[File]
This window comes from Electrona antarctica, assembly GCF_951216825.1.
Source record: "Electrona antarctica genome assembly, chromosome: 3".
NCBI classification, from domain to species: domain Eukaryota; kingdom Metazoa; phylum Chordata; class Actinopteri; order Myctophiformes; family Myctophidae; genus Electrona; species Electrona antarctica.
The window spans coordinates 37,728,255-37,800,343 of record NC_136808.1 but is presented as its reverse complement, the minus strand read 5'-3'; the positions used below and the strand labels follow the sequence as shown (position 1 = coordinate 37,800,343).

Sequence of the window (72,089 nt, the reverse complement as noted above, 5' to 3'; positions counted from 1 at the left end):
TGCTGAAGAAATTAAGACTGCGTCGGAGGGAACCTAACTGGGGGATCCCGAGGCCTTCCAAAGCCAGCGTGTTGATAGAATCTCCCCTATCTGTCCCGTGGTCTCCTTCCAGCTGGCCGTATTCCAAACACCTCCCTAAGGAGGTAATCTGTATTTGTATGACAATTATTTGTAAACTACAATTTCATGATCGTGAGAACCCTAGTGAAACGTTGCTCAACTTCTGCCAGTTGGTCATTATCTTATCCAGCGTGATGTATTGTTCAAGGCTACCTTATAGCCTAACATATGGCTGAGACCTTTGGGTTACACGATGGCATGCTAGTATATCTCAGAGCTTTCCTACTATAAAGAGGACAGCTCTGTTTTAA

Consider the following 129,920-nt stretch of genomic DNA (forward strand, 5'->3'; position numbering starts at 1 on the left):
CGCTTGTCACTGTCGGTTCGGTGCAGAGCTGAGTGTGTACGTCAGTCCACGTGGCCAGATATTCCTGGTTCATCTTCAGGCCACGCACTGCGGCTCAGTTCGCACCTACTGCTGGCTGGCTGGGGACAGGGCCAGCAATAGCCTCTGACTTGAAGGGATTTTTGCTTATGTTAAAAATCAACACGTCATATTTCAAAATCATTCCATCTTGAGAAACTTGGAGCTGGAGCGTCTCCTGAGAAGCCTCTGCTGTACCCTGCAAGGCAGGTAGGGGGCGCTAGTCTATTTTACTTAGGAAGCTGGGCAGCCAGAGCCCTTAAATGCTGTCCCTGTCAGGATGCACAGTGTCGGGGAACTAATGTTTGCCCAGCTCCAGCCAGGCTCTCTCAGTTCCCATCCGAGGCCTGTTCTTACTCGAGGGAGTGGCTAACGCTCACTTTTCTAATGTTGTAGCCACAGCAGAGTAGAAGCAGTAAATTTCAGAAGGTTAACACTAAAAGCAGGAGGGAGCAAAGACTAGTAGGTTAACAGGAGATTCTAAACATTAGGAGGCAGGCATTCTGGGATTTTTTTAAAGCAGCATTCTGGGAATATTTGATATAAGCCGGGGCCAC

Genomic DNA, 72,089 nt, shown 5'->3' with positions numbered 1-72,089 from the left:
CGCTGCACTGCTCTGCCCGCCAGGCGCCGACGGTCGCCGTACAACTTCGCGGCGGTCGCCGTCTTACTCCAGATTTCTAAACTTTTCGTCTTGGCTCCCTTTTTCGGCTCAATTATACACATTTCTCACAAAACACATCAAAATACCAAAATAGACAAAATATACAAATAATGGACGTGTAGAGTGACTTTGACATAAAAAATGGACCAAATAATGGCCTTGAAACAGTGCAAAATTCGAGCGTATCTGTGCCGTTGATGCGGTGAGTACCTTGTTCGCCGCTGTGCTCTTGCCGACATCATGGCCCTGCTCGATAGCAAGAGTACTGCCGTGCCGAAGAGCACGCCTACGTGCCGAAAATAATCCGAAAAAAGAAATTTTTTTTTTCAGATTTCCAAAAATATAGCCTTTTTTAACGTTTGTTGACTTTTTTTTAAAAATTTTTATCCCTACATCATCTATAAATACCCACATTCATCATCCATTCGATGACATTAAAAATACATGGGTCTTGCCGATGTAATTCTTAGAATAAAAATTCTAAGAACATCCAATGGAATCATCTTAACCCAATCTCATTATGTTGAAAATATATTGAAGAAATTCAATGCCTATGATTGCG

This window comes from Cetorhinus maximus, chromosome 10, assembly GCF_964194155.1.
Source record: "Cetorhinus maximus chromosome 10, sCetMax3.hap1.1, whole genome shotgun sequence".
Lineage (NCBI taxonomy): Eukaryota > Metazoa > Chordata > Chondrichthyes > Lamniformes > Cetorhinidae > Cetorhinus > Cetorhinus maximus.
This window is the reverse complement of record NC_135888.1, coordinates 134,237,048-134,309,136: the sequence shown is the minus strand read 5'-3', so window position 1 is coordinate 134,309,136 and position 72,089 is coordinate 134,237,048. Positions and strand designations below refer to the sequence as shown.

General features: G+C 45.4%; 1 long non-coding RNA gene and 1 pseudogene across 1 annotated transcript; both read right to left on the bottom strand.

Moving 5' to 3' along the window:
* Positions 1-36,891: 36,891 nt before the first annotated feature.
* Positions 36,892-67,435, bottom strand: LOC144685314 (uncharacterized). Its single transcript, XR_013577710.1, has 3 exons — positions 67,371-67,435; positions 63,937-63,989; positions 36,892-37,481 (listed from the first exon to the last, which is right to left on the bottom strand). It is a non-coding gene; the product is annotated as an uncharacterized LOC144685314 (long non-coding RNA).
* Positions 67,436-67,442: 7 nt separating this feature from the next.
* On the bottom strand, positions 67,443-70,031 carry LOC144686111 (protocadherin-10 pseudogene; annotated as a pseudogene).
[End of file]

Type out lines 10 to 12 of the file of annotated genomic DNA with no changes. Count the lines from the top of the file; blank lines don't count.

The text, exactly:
CGCTGCACTGCTCTGCCCGCCAGGCGCCGACGGTCGCCGTACAACTTCGCGGCGGTCGCCGTCTTACTCCAGATTTCTAAACTTTTCGTCTTGGCTCCCTTTTTCGGCTCAATTATACACATTTCTCACAAAACACATCAAAATACCAAAATAGACAAAATATACAAATAATGGACGTGTAGAGTGACTTTGACATAAAAAATGGACCAAATAATGGCCTTGAAACAGTGCAAAATTCGAGCGTATCTGTGCCGTTGATGCGGTGAGTACCTTGTTCGCCGCTGTGCTCTTGCCGACATCATGGCCCTGCTCGATAGCAAGAGTACTGCCGTGCCGAAGAGCACGCCTACGTGCCGAAAATAATCCGAAAAAAGAAATTTTTTTTTTCAGATTTCCAAAAATATAGCCTTTTTTAACGTTTGTTGACTTTTTTTTAAAAATTTTTATCCCTACATCATCTATAAATACCCACATTCATCATCCATTCGATGACATTAAAAATACATGGGTCTTGCCGATGTAATTCTTAGAATAAAAATTCTAAGAACATCCAATGGAATCATCTTAACCCAATCTCATTATGTTGAAAATATATTGAAGAAATTCAATGCCTATGATTGCG

This window comes from Cetorhinus maximus, chromosome 10, assembly GCF_964194155.1.
Source record: "Cetorhinus maximus chromosome 10, sCetMax3.hap1.1, whole genome shotgun sequence".